So, we were contemplating creating/developing a text speed testing application. LG has been sponsoring a “Fastest Texter” contest for a couple years now. The LG contest appears to be gaining traction and every recent study concludes that text messaging is becoming one of the preferred means of communicating.
Initially, I thought such an application surely already exists – and, it *must* for LG to build a contest around it, right? But, as of today, there is no widely recognized de facto standard for measuring how fast you are texting. You can find a bevy of typing speed applications on the web, but texting speed calculators or text speed tests are conspicuously absent? (As a friend said, “someday people will be putting how fast they text on their resumes.”)
Developing the Text Speed Measuring Application?
One of the hardest business projects around is mobile phone development. The .mobi domain has not yet taken off (will it ever?) and there are a couple firmly entrenched provider specific platforms (think iPhone, Windows Mobile). While these markets are both considerable, unless you pursue parallel development paths, you’re starting off with a fractional overall market at best. Consider the fact that several cell phone companies include their own platforms (think of Palm and the Pre) and you’re problems expand further.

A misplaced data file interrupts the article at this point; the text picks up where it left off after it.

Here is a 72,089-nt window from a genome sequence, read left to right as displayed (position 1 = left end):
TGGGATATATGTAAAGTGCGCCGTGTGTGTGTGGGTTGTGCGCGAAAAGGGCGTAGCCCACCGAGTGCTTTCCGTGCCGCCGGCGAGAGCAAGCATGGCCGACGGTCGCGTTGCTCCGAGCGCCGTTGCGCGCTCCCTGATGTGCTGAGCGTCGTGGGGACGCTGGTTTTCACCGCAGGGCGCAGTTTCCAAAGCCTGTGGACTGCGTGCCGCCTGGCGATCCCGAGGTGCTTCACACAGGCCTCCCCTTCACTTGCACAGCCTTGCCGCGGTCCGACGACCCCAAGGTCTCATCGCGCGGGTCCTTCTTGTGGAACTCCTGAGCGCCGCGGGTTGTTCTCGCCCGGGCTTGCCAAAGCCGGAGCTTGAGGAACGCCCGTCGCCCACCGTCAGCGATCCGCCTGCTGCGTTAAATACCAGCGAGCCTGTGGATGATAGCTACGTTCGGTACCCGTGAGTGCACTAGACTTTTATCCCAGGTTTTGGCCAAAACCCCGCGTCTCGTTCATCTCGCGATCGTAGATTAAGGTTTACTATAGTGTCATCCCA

When you start looking at the whole picture, a distinct solution starts to emerge: the iPhone. Every iPhone is essentially the same (+/- 3g, gps) so the portability of an application is virtually assured. When developing for Windows Mobile, the target phones could be vastly different – you also need to consider things such as screen size and orientation. This could dramatically increase the difficulty of what should be a seemingly “easy” application to develop.
The biggest attraction for iPhone development, however, is the Appstore. The Appstore makes purchasing applications unbelievably easy. Our Texting Speed Calculator could be download in seconds! Compare your average iPhone user who is probably intimately familiar with the Appstore to your average Windows Mobile user – who most likely doesn’t even have a third party app yet.
Developing iPhone Applications
Here are some other good points about iPhone application development:
• The development tools are near professional grade, and are cheap to come by if you’re a Mac guy/girl already.
• Although it wouldn’t help the hypothetical Speed Texting Tester, the iPhone gives you access to a wide array of cool functionality: GPS, accelerometer, wi-fi, camera, etc.
• The xcode developer tools also work with C++ and C code (the sdk is in Objective C).
In the end, I chose not to develop the ultimate Text Speed Tester Application. I think it is a great idea and one that will ultimately make someone $$$ money, but I just can’t make room for it in my currently overloaded life plan…
Oh – apparently, I’m not the only one who feels this way about mobile application development.
Wise Man Say, “Saying Is One Thing, Doing is Another.”
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